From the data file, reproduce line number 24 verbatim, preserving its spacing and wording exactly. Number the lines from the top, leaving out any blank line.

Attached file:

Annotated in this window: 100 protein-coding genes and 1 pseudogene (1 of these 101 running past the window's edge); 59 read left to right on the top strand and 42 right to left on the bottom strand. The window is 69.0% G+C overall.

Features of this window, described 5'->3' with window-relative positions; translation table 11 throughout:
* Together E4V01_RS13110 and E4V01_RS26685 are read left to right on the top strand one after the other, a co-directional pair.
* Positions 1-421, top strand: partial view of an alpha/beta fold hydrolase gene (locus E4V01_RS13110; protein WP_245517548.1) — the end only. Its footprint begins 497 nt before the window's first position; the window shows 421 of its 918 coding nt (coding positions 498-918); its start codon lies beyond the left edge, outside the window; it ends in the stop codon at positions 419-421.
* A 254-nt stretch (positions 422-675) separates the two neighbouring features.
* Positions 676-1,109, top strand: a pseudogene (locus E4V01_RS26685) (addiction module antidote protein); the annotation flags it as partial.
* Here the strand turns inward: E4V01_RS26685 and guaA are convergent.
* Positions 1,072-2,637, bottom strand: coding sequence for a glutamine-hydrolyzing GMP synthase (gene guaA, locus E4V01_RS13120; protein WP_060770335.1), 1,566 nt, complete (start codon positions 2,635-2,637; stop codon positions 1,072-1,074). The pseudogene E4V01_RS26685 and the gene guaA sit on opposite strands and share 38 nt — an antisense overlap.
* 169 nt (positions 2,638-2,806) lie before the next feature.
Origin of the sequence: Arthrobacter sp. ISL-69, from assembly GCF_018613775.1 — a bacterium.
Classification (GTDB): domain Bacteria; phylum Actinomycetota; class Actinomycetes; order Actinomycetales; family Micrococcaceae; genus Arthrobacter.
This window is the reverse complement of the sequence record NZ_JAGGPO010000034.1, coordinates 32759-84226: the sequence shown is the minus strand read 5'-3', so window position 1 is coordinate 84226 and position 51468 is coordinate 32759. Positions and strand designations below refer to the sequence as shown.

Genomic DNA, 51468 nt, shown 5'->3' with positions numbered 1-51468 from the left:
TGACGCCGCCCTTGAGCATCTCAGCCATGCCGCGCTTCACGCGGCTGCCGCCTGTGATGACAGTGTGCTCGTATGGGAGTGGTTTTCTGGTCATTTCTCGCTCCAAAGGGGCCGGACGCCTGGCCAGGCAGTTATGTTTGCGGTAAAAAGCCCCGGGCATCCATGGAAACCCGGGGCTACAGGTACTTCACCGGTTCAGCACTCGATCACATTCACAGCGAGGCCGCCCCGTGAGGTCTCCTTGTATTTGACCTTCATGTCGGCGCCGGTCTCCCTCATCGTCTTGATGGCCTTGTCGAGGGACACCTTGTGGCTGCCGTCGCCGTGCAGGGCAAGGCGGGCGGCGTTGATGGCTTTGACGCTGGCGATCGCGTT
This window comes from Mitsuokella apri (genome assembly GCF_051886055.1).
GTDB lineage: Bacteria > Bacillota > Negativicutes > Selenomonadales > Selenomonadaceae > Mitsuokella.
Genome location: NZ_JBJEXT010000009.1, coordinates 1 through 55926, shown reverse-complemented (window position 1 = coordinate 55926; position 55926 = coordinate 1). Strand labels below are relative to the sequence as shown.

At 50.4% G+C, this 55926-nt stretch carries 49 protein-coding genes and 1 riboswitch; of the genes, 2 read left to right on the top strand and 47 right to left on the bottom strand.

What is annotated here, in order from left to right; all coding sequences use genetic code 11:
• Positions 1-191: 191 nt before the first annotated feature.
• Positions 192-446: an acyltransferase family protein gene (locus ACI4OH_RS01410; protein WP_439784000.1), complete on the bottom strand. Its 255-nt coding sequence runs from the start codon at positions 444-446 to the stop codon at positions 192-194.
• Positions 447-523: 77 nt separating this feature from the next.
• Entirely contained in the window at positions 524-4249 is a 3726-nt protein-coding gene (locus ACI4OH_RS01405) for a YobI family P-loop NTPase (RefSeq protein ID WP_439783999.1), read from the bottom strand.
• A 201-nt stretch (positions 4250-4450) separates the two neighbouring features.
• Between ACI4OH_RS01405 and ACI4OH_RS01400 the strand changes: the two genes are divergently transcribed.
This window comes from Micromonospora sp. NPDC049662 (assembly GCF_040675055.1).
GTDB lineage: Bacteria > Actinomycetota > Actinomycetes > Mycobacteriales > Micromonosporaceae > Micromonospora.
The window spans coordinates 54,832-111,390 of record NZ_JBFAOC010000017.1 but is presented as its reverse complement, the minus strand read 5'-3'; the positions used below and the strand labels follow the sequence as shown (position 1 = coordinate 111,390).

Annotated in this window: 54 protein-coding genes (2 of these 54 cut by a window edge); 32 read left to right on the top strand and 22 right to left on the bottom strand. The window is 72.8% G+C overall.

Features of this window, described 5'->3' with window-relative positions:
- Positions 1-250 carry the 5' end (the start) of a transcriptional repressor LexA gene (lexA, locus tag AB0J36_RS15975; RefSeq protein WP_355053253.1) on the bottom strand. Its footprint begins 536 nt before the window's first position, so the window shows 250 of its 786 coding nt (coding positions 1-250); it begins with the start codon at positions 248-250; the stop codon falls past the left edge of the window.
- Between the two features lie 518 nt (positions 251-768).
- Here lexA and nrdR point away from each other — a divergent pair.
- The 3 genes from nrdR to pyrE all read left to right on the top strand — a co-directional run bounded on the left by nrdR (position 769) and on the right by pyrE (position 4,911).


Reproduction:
• A 201-nt stretch (positions 4250-4450) separates the two neighbouring features.